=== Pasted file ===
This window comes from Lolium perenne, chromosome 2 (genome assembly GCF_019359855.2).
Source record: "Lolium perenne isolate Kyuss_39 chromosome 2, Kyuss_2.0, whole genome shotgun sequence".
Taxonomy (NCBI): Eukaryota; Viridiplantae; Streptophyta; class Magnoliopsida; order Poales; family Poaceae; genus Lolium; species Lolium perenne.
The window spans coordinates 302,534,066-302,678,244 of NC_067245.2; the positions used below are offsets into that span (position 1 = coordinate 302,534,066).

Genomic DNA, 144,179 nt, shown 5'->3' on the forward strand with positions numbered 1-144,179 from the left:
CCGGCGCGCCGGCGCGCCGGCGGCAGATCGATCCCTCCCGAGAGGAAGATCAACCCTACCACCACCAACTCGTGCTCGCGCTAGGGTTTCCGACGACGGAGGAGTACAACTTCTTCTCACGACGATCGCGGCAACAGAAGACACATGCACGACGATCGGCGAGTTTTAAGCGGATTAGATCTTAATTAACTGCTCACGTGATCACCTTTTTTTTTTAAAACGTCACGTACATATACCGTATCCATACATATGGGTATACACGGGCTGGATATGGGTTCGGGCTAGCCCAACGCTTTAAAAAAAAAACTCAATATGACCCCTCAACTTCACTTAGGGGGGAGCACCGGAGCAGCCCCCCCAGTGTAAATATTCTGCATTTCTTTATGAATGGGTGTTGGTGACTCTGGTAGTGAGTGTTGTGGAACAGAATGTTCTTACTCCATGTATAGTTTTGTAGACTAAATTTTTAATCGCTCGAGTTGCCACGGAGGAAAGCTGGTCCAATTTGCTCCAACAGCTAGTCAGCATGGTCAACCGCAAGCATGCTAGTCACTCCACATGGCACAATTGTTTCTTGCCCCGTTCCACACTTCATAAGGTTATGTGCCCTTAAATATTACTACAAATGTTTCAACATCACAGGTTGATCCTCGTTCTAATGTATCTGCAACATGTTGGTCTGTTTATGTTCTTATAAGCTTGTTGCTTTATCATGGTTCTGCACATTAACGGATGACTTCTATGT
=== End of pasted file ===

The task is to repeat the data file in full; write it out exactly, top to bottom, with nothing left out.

This window comes from Lolium perenne, chromosome 2 (genome assembly GCF_019359855.2).
Source record: "Lolium perenne isolate Kyuss_39 chromosome 2, Kyuss_2.0, whole genome shotgun sequence".
Taxonomy (NCBI): Eukaryota; Viridiplantae; Streptophyta; class Magnoliopsida; order Poales; family Poaceae; genus Lolium; species Lolium perenne.
The window spans coordinates 302,534,066-302,678,244 of NC_067245.2; the positions used below are offsets into that span (position 1 = coordinate 302,534,066).

Genomic DNA, 144,179 nt, shown 5'->3' on the forward strand with positions numbered 1-144,179 from the left:
CCGGCGCGCCGGCGCGCCGGCGGCAGATCGATCCCTCCCGAGAGGAAGATCAACCCTACCACCACCAACTCGTGCTCGCGCTAGGGTTTCCGACGACGGAGGAGTACAACTTCTTCTCACGACGATCGCGGCAACAGAAGACACATGCACGACGATCGGCGAGTTTTAAGCGGATTAGATCTTAATTAACTGCTCACGTGATCACCTTTTTTTTTTAAAACGTCACGTACATATACCGTATCCATACATATGGGTATACACGGGCTGGATATGGGTTCGGGCTAGCCCAACGCTTTAAAAAAAAAACTCAATATGACCCCTCAACTTCACTTAGGGGGGAGCACCGGAGCAGCCCCCCCAGTGTAAATATTCTGCATTTCTTTATGAATGGGTGTTGGTGACTCTGGTAGTGAGTGTTGTGGAACAGAATGTTCTTACTCCATGTATAGTTTTGTAGACTAAATTTTTAATCGCTCGAGTTGCCACGGAGGAAAGCTGGTCCAATTTGCTCCAACAGCTAGTCAGCATGGTCAACCGCAAGCATGCTAGTCACTCCACATGGCACAATTGTTTCTTGCCCCGTTCCACACTTCATAAGGTTATGTGCCCTTAAATATTACTACAAATGTTTCAACATCACAGGTTGATCCTCGTTCTAATGTATCTGCAACATGTTGGTCTGTTTATGTTCTTATAAGCTTGTTGCTTTATCATGGTTCTGCACATTAACGGATGACTTCTATGT